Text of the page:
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FROM THE FRONTLINE
Get In Yer Box!
Gilbert Taylor and Darren East of Unpacked on how puppetry always informs their process of theatre making


Unpacked’s current show, Funeral Games, began life as a scratch night at the Nightingale Theatre, in Brighton, in July 2006. (At this time the show was called Idyll – A Comic Lament). During the eight-minute presentation a puppet – the mother of the two human characters – climbed out of a filing cabinet drawer and danced with her youngest son, before meeting a sticky end. It was an elegant moment. At the feedback session afterwards one enraged man slated us for using puppetry. He could see little point in the form and urged us to do without it. His remarks were followed by a heated exchange of friendly fire, but the man would not come round to seeing our side of things. He picked up his umbrella and hurriedly made for home.

Ten months later we performed the complete show for the very first time in the same space. A post-show discussion followed, and to our astonishment, the same man sat in the audience. As the session drew to a close he hesitantly raised his hand and spoke softly saying, “I saw the scratch night of this show some time ago and remember that you used a puppet. I rather missed it, maybe you should think about putting it back in.”

The way that we use puppets has been different for all of Unpacked’s three main shows so far. Our first piece, The Fourth Violin from the Left, was built from what was initially almost a collage of favourite bits from the work we’d done while students (on the MA in Advanced Theatre Practice at Central School of Speech and Drama). The puppets included a large ad-hoc figure of suitcases and umbrellas, a brazen tabletop figure constructed from domestic metalware, and a pair of newspaper figures – for the first few months of working on the show, we remade the latter for every performance, until we settled on a more permanent design with a solid skeleton. The perishability of these continued to be important to the way they functioned in the story of the piece, however. All the differing puppets were intruders into the world of the show, or, more figuratively, representations of the human characters’ paranoia, which they could torment each other with. Thus the puppets were ever at risk of being fought over, tortured, broken, burned, or just flung back into a box. And it wasn’t only puppets that could be so disposed of: in imitation of them, we started putting people forcefully away in boxes, too.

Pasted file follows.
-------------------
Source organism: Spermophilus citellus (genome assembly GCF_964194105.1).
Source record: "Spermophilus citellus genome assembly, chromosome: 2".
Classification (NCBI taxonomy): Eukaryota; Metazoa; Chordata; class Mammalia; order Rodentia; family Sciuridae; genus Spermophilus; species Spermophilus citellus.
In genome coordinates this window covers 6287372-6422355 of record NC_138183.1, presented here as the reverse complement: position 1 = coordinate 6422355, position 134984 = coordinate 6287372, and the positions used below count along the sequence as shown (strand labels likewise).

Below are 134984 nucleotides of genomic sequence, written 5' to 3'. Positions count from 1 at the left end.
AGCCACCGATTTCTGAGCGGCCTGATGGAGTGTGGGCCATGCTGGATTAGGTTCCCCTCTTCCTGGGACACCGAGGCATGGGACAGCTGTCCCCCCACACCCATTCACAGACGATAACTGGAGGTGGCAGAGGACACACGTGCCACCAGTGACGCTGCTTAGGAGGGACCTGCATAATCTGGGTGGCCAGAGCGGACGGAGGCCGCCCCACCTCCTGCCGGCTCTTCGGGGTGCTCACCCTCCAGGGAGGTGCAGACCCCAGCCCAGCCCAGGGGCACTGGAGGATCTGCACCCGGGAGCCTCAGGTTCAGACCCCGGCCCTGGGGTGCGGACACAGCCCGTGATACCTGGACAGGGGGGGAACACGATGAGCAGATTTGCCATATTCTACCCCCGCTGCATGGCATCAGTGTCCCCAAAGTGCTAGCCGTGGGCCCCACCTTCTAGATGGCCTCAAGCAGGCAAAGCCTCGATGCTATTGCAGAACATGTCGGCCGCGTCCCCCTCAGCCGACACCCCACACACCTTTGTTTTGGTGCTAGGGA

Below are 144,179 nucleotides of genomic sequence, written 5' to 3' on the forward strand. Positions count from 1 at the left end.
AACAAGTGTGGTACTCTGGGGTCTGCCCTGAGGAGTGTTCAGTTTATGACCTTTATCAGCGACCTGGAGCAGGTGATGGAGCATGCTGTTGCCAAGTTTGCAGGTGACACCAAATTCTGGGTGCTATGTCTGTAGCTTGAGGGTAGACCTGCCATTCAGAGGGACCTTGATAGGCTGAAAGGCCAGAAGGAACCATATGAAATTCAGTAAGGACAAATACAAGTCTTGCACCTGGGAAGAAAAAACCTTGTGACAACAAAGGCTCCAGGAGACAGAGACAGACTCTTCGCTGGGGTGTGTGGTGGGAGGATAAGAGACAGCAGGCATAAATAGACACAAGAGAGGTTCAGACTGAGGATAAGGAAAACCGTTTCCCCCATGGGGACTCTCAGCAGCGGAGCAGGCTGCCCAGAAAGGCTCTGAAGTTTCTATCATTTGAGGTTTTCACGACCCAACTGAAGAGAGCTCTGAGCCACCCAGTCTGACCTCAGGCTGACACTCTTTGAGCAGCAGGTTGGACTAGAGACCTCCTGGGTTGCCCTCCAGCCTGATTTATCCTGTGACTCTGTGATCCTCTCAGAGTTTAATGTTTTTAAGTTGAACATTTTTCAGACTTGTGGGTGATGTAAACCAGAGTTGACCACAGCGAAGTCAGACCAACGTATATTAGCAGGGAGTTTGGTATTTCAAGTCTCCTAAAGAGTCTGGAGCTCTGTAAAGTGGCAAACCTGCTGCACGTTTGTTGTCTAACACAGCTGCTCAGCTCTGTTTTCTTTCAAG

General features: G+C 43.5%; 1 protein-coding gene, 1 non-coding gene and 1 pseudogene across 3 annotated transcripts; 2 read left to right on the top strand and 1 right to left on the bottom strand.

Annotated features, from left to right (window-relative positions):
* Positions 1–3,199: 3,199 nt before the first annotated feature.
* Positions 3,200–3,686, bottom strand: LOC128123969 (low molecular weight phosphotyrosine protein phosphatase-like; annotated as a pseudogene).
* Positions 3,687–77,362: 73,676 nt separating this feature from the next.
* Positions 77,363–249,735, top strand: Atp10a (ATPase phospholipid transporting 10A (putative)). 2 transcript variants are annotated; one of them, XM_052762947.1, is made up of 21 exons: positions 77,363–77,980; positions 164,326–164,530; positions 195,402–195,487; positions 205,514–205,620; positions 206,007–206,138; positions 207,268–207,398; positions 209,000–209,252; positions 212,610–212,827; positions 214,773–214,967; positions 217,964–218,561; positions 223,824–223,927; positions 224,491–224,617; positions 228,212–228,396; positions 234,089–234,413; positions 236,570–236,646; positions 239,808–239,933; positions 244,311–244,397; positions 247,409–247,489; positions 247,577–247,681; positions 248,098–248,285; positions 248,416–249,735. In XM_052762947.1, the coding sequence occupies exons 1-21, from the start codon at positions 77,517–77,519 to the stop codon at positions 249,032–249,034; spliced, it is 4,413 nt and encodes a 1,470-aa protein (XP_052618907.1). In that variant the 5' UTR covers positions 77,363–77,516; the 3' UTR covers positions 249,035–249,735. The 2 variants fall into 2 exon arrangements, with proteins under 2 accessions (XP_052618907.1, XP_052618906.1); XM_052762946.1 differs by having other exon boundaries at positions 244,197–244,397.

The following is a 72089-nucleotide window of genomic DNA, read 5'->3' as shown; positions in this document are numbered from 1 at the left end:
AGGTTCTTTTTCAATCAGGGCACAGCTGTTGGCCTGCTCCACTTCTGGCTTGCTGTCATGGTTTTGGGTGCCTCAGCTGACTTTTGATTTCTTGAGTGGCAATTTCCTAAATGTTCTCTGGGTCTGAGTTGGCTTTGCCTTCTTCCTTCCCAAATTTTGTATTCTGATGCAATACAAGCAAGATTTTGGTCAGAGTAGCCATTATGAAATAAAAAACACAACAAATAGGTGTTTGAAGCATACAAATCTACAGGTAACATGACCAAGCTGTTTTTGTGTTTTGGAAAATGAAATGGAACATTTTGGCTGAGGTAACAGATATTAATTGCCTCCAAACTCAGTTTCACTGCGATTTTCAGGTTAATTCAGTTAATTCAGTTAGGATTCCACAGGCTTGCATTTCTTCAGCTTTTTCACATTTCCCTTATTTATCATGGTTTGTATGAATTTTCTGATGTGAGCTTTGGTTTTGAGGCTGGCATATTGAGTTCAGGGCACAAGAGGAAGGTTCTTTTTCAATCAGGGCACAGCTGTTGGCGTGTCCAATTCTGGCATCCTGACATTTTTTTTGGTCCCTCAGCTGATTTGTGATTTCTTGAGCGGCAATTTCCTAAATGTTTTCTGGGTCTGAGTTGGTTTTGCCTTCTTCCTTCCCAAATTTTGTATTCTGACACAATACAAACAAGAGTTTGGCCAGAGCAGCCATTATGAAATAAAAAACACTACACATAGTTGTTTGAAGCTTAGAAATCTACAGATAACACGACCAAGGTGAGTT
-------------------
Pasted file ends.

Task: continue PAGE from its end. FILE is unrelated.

For the next show, No Obvious Trauma, we had longer to consider what it was we wanted the puppets to do. This piece had a solid, if complicated, storyline that mainly took place in a restrictive institution. The puppetry and other abstractions gave us ways to play the emotional turmoil within it. We had another pair of tabletop figures who this time enacted the past – unreliably remembered or imagined – of two of the characters, and shadowplay for the unspeakable moments of therapy. Less successfully, perhaps, we attempted to animate all the spatial elements of the set – constructed from a desk, an antique wheelchair and two screens, all on wheels. The tabletop puppets not only forced us to find their natural integration to the piece but also made us work with the physicality of the actors to match them.

And so to Funeral Games. It wasn’t long after that first scratch night that we changed our minds and decided not to use figurative puppets at all in this show. The puppet we’d argued over on that first night was definitely not appearing, as by then we’d decided not to use the character of the mother in the show at all – it is more or less entirely about male relationships. And while we certainly could have used a puppet father, the world that we’d created for the show just didn’t seem to need puppets.